Novichok poisoning: nerve agent source was ‘small bottle found in Amesbury house’

Emergency services arriving at the home of where the small bottle was found. Picture: SWNS
Emergency services arriving at the home of where the small bottle was found. Picture: SWNS
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Counter terrorism detectives investigating the contamination of two people by Novichok believe they have found the source of the deadly substance.

Dawn Sturgess, 44, died and her partner Charlie Rowley, 45, is seriously ill in hospital after they were exposed to the nerve agent last month.

Charles Rowley, the 45-year-old British man who was exposed to a high dose of the nerve agent Novichok. Picture: Getty Images

Charles Rowley, the 45-year-old British man who was exposed to a high dose of the nerve agent Novichok. Picture: Getty Images

New Scotland Yard said that on Wednesday a small bottle was recovered during searches of Mr Rowley’s home in Amesbury.

It was taken to the nearby Defence, Science and Technology Laboratory at Porton Down, Wiltshire for tests.

Following those tests, scientists have now confirmed the substance in the bottle is Novichok.

• READ MORE: Couple poisoned by Novichok received ‘high dose’ of lethal agent

The UK has invited experts from the Organisation for the Prohibition of Chemical Weapons (OPCW) to independently confirm the identity of the nerve agent.

Further scientific tests will be carried out to try to establish whether it is from the same batch that contaminated Sergei and Yulia Skripal in March.

This remains a main line of inquiry for police.

Inquiries are under way to establish where the bottle came from and how it came to be in Mr Rowley’s home.

Ms Sturgess, a mother of three, died in hospital on Sunday night having been exposed to Novichok.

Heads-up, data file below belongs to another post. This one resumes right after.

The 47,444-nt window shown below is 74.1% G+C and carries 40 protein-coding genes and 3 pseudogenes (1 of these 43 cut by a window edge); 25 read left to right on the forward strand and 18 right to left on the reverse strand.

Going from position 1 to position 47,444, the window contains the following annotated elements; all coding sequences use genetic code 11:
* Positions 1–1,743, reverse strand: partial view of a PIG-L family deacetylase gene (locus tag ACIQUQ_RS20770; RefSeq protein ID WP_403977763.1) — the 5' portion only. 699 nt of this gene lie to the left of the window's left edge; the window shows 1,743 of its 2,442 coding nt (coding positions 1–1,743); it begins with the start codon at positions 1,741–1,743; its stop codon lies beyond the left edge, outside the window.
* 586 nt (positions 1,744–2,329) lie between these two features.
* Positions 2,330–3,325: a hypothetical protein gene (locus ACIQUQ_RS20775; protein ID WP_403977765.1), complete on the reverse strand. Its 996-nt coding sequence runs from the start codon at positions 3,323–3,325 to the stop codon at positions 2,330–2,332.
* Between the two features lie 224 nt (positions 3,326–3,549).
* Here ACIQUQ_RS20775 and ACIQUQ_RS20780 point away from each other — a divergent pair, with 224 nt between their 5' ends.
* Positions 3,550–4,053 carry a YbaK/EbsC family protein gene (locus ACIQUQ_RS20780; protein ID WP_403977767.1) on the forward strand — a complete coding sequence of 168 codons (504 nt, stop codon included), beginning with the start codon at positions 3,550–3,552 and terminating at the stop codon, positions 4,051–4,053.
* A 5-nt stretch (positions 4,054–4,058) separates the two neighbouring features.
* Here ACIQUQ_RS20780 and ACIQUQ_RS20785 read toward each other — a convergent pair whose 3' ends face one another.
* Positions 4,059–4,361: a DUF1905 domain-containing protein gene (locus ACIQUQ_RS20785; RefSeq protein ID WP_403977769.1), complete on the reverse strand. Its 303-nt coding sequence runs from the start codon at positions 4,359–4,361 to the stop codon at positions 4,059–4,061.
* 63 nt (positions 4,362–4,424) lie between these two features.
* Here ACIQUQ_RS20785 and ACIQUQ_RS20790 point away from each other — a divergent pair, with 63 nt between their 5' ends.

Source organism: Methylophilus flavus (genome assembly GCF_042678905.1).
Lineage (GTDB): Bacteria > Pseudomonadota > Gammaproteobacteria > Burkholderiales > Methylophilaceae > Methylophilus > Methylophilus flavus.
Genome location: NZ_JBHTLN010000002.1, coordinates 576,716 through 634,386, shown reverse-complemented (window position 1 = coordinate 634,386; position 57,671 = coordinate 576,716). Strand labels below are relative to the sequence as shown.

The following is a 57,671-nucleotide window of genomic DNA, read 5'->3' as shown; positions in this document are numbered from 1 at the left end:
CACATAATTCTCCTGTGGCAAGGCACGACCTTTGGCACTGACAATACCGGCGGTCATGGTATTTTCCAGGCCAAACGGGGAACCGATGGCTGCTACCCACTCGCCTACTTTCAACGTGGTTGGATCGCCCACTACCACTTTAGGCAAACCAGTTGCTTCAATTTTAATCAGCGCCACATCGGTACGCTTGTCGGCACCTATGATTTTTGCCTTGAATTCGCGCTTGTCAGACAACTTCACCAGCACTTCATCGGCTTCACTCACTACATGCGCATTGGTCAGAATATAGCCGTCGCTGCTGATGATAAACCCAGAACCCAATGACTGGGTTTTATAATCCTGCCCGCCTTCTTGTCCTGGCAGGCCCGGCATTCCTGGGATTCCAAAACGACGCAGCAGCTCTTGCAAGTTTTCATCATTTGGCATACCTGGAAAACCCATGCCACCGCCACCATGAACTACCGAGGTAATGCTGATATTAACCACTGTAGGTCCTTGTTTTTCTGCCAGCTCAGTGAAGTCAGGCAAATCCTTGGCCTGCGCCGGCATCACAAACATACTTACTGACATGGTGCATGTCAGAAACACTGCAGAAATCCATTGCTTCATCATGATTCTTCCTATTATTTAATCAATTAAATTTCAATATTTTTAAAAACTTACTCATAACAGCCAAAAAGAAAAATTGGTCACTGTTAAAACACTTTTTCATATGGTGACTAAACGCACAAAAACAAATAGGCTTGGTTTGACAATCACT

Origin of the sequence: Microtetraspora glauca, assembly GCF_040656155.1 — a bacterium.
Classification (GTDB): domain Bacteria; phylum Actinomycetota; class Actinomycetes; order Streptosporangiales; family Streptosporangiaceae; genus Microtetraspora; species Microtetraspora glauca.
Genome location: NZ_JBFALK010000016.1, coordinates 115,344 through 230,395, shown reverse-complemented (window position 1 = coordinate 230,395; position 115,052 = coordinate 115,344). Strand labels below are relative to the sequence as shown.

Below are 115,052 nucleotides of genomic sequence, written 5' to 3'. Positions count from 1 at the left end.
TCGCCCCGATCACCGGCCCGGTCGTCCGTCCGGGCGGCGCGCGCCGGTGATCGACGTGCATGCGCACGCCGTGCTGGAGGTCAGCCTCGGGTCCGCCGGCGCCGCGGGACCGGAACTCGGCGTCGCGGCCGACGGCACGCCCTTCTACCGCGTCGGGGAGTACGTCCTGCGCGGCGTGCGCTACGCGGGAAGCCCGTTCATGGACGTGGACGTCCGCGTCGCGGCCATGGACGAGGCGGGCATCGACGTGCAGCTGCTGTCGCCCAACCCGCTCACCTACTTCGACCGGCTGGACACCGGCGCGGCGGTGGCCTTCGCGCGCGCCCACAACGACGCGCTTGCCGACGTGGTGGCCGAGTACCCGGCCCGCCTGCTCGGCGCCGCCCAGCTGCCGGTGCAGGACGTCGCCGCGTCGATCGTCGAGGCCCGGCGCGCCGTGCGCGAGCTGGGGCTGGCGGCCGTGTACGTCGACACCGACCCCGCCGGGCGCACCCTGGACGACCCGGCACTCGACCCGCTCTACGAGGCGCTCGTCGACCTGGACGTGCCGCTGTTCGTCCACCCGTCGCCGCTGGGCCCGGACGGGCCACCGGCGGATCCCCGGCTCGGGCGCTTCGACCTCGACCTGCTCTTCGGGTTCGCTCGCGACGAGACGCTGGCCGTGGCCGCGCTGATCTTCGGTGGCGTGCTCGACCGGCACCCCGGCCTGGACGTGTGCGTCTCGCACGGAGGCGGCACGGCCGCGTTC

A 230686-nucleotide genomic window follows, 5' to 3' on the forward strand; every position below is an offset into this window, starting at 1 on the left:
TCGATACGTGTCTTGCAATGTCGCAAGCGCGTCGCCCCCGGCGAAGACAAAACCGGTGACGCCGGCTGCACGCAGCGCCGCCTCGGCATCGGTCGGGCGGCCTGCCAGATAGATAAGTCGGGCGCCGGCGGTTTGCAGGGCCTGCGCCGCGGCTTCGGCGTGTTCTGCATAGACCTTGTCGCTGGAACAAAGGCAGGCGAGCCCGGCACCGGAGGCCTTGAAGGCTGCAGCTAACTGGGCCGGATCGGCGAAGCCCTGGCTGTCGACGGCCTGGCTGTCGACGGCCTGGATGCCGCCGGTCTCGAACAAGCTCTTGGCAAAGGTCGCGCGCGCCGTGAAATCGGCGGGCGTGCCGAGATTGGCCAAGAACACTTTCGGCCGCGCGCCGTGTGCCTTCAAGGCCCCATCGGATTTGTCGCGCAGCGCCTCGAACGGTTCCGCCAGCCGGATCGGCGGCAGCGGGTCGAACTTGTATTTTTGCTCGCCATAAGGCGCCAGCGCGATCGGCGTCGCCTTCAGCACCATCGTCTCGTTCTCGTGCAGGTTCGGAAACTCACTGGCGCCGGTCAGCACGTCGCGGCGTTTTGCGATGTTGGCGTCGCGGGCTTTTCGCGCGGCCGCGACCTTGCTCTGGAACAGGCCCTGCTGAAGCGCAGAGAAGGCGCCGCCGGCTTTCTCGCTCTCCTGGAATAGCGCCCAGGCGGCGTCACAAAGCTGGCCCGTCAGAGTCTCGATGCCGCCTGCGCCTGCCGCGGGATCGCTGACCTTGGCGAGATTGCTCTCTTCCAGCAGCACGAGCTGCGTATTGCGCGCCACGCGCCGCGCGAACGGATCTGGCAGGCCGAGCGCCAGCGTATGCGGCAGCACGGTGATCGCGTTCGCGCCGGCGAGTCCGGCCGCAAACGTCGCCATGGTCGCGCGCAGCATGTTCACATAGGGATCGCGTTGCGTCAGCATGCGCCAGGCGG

A post mortem is scheduled to take place on Tuesday and an inquest into her death is set to open and adjourn in Salisbury on Thursday.

Mr Rowley, who regained consciousness this week, remains in a serious but stable condition in Salisbury District Hospital.

Assistant Commissioner Neil Basu, head of UK Counter Terrorism Policing, said: “This is clearly a significant and positive development.

“However, we cannot guarantee that there isn’t any more of the substance left, and cordons will remain in place for some considerable time.

“This is to allow thorough searches to continue as a precautionary measure for public safety and to assist the investigation team.

“I also appreciate there is a lot of interest in this, however, we are not in a position to disclose any further details regarding the bottle at this stage.

“The safety of the public and our officers remains paramount and we are continuing to work closely with Wiltshire Police, scientists, health experts from Public Health England and other partners.”

About 100 detectives from the Counter Terrorism Policing Network continue to work on this investigation, alongside colleagues from Wiltshire Police.

Officers from the investigation team have spoken to Mr Rowley and will be speaking to him further to establish how he and his partner came to be contaminated.

Police said this contact was being done in close consultation with the hospital and the doctors.

Wiltshire Chief Constable Kier Pritchard welcomed the development, describing it as “significant and encouraging”.

“I hope that it will further reassure our communities in both Amesbury and Salisbury that the investigation, although complex, is meticulous,” he said.

“We continue to support colleagues from the Counter Terrorism Policing Network to progress the inquiry as swiftly and safely as possible.

“The way that we do this might start to look slightly different from next week, when private security guards will join my officers on some of the cordons.

“This will free up some Wiltshire Police officers to get back to supporting day-to-day community policing.

“We are now almost two weeks on from the initial incident in Amesbury and I continue to be overwhelmed by the resilience shown by our communities.

“Despite this latest development from the investigation team, the guidance from Public Health England around picking up foreign objects hasn’t changed.

“It’s a highly precautionary measure and the overall risk to the public is low but their advice is simple - ‘If you didn’t drop it, don’t pick it up’.”

Public Health England reiterated its advice to members of the public and urged residents not to touch, or pick up, unfamiliar objects.